So we’re on the precipice of some promotions here at Chuva BJJ, and the people who are getting promoted have seemed a bit reluctant to move up. The thing is if you trained somewhere else, you’d probably be a blue belt already. I’m stingy AF about promotions. The only reason you’re getting a belt or a stripe from me is because you earn it. Even if you don’t feel like you earned it, that’s not up to you. If you go to a tournament and smoke four opponents in less time than five minutes, that new belt is coming. If visiting upper belts are struggling with you or getting tapped by you, eventually I have to bump you up. If you don’t feel like you’re ready for that next belt when I do, I guess it’s time to put the work in to make yourself worthy.

What’s the Value?

Some people think that Brazilian Jiu Jitsu training is too expensive, or they don’t understand why the price is what it is. If you have a normal gym membership, you’re on your own. Even if you go to SoulCycle, they’re not really teaching you anything but for what it is, you pay significant money. I go to a rock climbing gym that has effectively a Crossfit box attached to it and it’s $90/month… they don’t even teach me stuff. When you go to a Jiu Jitsu gym, they are actively trying to make you better and sharing their expertise and knowledge, watching to make sure you are safe. That is not the experience of a regular gym membership, therefore it should come at a premium.

A monthly membership for scheduled, dedicated instruction in most things would run over $200/month and hopefully that will be the norm soon. We love what we do, and everyday I see what I do changing lives, making people better, helping people. All of the people who run a school have put time into gaining the knowledge and giving it back to you, so that you can enrich yourself. The value is that grappling brings immense positives to your life and whatever price tag is on a good school is probably worth the investment.

Doing your Best

My wife and I both listened separately to a podcast about whether people were doing their best by Brene Brown this week. The underlying part of it was we need to give grace to people, because we do not know their circumstances and that may be all they can muster in that moment. The other aspect of it was setting boundaries when someone’s “best” is not at the standard we expect. I admittedly have high expectations for people who train with me, I’m stingy with promotions, and critical of low effort or poor attitudes. As a coach it is my job to pull more out of you, and sometimes that means that I see that you aren’t actually giving your best. Many times I see people give up because something is too hard, or they don’t like it, they ignore the same instruction repeatedly this is not someone’s best.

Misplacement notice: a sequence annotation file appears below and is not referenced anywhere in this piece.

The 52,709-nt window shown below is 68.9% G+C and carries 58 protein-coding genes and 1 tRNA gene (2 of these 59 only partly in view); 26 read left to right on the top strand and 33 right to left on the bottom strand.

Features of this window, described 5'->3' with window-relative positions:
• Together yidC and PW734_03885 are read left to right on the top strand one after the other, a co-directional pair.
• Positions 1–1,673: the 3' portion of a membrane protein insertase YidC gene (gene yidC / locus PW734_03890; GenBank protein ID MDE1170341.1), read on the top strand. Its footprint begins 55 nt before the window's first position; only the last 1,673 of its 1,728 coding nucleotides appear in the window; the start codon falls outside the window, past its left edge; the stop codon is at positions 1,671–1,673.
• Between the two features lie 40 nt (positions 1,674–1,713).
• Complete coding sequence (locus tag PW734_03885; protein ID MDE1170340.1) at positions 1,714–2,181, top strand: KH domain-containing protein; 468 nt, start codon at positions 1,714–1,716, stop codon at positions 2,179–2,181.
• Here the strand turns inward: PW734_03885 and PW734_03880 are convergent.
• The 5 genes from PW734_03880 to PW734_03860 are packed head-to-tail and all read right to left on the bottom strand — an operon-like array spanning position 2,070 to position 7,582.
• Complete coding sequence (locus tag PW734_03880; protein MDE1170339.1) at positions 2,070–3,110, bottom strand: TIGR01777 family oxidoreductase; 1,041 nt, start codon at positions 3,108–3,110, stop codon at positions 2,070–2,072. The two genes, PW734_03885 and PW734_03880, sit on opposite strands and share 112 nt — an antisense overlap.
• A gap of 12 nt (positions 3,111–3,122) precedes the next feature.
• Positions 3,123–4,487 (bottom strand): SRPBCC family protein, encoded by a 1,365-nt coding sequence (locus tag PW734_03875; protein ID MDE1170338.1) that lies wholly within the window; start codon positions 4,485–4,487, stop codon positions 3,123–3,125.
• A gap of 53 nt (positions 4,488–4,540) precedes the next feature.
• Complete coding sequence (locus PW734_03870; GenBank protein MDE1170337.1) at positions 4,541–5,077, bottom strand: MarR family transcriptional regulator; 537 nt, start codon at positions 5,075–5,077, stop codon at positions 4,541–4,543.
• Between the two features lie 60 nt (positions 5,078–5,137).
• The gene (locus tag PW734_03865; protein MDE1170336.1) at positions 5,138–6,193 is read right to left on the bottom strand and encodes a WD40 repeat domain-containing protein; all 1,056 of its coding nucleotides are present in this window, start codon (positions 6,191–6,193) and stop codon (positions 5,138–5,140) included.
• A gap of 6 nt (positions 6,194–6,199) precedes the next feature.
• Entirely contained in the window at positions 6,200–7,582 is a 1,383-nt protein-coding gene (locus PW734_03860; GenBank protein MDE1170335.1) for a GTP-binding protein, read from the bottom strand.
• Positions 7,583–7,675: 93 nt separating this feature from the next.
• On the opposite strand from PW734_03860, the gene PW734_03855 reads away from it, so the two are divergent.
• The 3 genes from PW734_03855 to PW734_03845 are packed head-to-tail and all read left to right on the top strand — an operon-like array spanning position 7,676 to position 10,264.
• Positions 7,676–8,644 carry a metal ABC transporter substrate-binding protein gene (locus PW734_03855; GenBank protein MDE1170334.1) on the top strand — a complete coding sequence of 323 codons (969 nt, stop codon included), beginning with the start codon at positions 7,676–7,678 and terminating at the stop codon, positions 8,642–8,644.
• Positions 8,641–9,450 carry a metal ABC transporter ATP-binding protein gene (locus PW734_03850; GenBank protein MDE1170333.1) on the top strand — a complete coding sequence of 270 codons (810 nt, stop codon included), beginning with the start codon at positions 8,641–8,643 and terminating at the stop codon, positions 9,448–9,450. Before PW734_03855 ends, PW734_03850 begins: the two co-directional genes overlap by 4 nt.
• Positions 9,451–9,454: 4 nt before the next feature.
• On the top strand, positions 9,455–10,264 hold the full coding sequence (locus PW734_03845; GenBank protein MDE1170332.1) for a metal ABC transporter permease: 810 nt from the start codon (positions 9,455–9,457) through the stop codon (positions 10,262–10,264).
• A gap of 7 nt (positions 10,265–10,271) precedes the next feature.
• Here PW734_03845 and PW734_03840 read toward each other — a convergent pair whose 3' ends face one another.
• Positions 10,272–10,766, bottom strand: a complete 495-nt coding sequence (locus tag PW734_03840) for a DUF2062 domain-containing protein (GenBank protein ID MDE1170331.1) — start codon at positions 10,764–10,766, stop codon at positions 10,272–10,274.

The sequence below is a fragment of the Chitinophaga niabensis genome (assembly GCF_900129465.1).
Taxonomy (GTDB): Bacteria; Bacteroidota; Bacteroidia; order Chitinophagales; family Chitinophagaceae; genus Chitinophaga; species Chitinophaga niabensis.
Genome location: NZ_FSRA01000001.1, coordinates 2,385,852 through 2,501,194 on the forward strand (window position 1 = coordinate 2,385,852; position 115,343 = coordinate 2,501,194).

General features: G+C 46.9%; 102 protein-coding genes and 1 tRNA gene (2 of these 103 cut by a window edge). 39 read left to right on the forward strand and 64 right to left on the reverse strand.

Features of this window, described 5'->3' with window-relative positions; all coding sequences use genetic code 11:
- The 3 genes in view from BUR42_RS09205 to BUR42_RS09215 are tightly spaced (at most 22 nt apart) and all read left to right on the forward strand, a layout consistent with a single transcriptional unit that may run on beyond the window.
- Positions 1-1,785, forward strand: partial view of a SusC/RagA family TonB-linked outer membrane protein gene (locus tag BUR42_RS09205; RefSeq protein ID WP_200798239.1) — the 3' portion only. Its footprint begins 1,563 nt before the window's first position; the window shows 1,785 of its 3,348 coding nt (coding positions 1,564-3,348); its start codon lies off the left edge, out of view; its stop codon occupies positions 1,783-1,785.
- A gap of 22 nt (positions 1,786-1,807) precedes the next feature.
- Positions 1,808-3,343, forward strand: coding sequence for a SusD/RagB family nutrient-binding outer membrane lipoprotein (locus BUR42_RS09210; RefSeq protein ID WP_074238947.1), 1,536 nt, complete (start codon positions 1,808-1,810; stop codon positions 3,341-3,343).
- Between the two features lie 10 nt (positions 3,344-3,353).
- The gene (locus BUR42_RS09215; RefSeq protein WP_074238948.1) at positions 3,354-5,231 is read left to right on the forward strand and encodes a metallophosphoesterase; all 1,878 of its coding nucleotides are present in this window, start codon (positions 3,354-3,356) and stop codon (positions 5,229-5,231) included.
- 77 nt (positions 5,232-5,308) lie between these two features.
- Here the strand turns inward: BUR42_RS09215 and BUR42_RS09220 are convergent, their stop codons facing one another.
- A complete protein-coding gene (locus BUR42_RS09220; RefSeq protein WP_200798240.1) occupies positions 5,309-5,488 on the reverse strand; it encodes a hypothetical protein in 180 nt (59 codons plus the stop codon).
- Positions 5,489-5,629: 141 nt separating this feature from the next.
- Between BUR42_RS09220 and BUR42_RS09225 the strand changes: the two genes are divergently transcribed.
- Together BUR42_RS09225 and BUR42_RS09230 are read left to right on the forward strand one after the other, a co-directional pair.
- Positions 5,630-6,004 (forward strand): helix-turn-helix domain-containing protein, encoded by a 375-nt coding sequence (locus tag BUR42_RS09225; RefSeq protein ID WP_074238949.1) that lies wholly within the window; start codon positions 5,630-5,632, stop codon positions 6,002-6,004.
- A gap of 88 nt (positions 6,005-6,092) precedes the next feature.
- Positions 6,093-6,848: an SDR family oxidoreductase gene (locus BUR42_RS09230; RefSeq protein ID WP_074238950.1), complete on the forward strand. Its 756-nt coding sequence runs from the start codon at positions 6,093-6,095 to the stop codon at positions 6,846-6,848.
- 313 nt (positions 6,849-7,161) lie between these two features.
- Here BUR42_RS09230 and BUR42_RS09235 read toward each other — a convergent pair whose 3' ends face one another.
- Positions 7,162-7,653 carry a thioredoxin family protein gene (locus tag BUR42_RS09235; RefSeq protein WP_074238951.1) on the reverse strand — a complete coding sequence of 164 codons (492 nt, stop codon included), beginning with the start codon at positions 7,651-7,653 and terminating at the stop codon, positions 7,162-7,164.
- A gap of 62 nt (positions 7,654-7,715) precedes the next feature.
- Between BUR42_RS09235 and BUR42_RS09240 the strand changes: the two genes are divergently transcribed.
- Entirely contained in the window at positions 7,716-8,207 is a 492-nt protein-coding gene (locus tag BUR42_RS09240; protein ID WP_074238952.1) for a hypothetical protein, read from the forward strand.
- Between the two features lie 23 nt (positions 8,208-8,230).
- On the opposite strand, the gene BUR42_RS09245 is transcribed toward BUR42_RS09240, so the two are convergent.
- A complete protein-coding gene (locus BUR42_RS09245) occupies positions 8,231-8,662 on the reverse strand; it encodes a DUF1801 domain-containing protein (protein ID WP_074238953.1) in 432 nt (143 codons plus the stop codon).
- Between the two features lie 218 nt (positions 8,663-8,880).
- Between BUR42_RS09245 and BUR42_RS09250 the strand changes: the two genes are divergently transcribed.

I feel like there is a distinction between your best and what you can do in the moment. Your best is peak performance, it is the optimal. I can give you grace on what you can do right now, but I also get to keep the boundary that you must meet my standard.

The Maker/ The Artist

I don’t want the gym to be huge. I want it to be successful, but I don’t want it to be a mega-school. I would like to have my finger on the pulse of everyone’s training. I want to know people’s weaknesses and strengths and I want to be able to provide nearly individualized service to the people who train with me. I know that I have a good track record of results and moving people toward their goals. What I want is a comfortable life where I can help people and provide the best quality of training available.

I appreciate everyone who has hopped on this journey so far, and now is the time to hold on. I think we’re going to blow up.

New Hotness

I’m not sure who really reads this, but I’m setting my sights on being the premier brazilian jiu jitsu facility in the triangle. I want the facility to be great, I want the programs to be great. I want everyone else to be envious of what we have. So I’m in the beginning stages of dropping something very cool for those who train with me. We are looking at 2023 being a year of growth for Chuva Brazilian Jiu Jitsu, and I’m glad you’re on this journey with me. Look for an email and a text from me next week that gives a little more info on what’s going on.

Mind Your Manners

I’ve talked about this before, but it’s a recurring topic across gyms, so let’s dive in.

The Golden Rule: Treat others how you want to be treated.

How does this translate to grappling? I’m glad you asked. If you treat your rolls like a professional grappling match, expect your opponent to do the same. Conversely, if you are rolling with someone more advanced than you and you decide to play some “grey” jiu jitsu, it will be returned. Maybe not today, maybe not tomorrow, but soon and it will be terrible.

The longevity of your BJJ career depends on your understanding of when it’s appropriate to train like there’s something on the line. Mostly because if you make the wrong choice with the wrong person, your day is going south fast. By looking out for your training partners, you look out for yourself and they look out for you. DON’T INCUR THE WRATH OF THE MAT ENFORCER!!!



Clean Up

Last week I said I would put forth my ideas about cleaning up the sport, so here we are. First things first, the tournaments have to matter. Right now, in order to compete in the world championship at a black belt level, all you need to do is acquire points. If you compete at enough IBJJF Opens, automatically you will have enough points. Effectively anyone with the funds and a black belt can compete in the WORLD CHAMPIONSHIP. That’s dumb, no other sport does that.